By JASON DAWE
The original two-seater Smart car was a motoring milestone. Its tiny dimensions and radical styling made it one of the most recognisable cars on the road. But as DaimlerChrysler, the owner of the brand, soon found out, innovation in itself does not make you money. With the financial losses mounting at Smart, the manufacturer hoped the introduction of a larger, more practical four-seater model would put the accounts back into the black.
Introduced to the UK in September 2004, the Smart Forfour was 50% longer than its little brother, giving it not only rear seats but also a reasonable boot. That extra length also transformed the car’s road manners: gone was the choppy ride caused by the ultra-short wheelbase, replaced by the sense that you are driving a proper grown-up car.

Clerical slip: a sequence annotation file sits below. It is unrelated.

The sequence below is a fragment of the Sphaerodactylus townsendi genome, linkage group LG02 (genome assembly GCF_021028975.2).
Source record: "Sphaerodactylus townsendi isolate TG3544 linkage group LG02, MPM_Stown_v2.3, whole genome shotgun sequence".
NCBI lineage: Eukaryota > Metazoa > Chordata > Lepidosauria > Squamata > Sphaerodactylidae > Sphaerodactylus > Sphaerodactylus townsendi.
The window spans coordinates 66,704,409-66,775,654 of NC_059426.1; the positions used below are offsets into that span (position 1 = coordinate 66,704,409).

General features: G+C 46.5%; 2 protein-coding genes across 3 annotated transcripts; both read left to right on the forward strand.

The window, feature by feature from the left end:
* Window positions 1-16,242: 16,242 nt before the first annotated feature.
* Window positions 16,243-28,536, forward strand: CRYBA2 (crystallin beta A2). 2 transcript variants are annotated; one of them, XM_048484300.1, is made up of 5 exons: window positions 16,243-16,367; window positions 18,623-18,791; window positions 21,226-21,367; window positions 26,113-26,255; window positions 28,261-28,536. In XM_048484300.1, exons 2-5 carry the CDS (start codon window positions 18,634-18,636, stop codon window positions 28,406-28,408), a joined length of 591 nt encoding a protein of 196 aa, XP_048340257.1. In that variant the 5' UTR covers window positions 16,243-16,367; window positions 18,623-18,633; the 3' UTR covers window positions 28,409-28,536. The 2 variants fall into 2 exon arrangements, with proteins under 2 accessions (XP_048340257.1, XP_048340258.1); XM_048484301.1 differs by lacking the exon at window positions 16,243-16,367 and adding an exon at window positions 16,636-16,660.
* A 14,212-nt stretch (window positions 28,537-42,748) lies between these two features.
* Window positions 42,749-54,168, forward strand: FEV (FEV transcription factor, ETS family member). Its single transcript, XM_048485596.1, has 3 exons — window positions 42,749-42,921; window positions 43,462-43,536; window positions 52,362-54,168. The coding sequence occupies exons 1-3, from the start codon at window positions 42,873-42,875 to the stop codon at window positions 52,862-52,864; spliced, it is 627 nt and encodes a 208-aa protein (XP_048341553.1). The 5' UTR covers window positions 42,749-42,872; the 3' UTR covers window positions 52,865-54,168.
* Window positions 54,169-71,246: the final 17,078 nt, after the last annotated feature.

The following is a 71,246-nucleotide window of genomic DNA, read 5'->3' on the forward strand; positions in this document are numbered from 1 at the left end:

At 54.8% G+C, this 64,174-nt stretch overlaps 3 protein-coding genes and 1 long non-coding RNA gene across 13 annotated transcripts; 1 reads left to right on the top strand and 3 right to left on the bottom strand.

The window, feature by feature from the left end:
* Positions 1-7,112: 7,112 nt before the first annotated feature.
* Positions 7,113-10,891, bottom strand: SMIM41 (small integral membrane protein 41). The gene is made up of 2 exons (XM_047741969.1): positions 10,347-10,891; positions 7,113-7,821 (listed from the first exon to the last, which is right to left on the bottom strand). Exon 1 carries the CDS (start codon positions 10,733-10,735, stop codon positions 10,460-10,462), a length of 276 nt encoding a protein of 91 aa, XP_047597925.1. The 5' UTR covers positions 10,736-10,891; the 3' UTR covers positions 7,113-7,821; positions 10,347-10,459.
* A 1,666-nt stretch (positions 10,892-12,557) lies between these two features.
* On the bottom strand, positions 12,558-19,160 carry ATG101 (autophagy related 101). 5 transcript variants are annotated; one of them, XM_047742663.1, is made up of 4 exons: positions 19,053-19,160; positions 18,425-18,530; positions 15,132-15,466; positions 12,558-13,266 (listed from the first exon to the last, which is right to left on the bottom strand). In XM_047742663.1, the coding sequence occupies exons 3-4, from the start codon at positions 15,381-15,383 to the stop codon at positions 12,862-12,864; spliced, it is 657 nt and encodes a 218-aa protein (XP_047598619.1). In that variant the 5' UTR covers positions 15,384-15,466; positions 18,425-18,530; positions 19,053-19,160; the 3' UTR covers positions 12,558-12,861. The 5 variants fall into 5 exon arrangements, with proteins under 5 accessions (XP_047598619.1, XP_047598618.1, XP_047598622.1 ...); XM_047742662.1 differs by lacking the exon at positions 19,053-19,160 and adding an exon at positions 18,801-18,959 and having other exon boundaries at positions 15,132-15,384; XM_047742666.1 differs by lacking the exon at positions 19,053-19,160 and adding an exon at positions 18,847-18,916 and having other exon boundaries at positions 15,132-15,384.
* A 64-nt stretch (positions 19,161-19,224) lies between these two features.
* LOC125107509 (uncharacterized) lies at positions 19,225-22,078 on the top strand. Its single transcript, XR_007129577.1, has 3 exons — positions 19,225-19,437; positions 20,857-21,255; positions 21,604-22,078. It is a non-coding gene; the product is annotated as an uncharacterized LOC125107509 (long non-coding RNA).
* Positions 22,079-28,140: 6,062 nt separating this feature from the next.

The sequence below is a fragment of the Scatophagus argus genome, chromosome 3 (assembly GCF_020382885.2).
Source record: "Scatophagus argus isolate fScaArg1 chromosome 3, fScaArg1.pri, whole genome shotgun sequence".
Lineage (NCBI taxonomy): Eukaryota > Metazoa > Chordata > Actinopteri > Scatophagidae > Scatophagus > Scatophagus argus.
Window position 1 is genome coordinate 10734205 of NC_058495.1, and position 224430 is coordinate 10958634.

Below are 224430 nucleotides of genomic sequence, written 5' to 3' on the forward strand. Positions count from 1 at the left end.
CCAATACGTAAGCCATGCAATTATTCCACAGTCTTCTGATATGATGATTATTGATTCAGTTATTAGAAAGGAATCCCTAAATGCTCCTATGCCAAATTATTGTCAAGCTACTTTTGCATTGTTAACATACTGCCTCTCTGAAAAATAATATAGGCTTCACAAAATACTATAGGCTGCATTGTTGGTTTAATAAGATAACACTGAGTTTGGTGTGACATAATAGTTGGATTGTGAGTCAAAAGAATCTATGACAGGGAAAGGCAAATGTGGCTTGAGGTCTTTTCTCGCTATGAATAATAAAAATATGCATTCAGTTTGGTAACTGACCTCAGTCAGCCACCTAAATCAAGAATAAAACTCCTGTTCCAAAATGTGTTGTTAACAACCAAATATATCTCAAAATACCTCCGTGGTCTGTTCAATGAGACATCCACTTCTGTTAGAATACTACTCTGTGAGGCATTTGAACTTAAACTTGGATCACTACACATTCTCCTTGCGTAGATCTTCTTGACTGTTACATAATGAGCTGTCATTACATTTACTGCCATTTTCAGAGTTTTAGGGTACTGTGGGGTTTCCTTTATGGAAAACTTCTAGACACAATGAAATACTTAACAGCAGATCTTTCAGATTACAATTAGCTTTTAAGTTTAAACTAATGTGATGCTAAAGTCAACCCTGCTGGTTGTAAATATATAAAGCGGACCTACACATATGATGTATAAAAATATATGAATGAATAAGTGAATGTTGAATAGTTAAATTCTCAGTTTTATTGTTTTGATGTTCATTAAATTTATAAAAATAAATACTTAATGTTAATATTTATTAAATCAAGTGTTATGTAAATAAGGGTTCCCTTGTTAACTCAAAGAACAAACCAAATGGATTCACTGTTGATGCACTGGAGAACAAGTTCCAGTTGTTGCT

While there are some visual similarities with the Fortwo, the Forfour shares more than half of its components with the Mitsubishi Colt. It also comes with a much more traditional lineup of engines. Out went the 600cc turbocharged unit found in the Fourtwo and in came a range of three petrol and two diesel engines.
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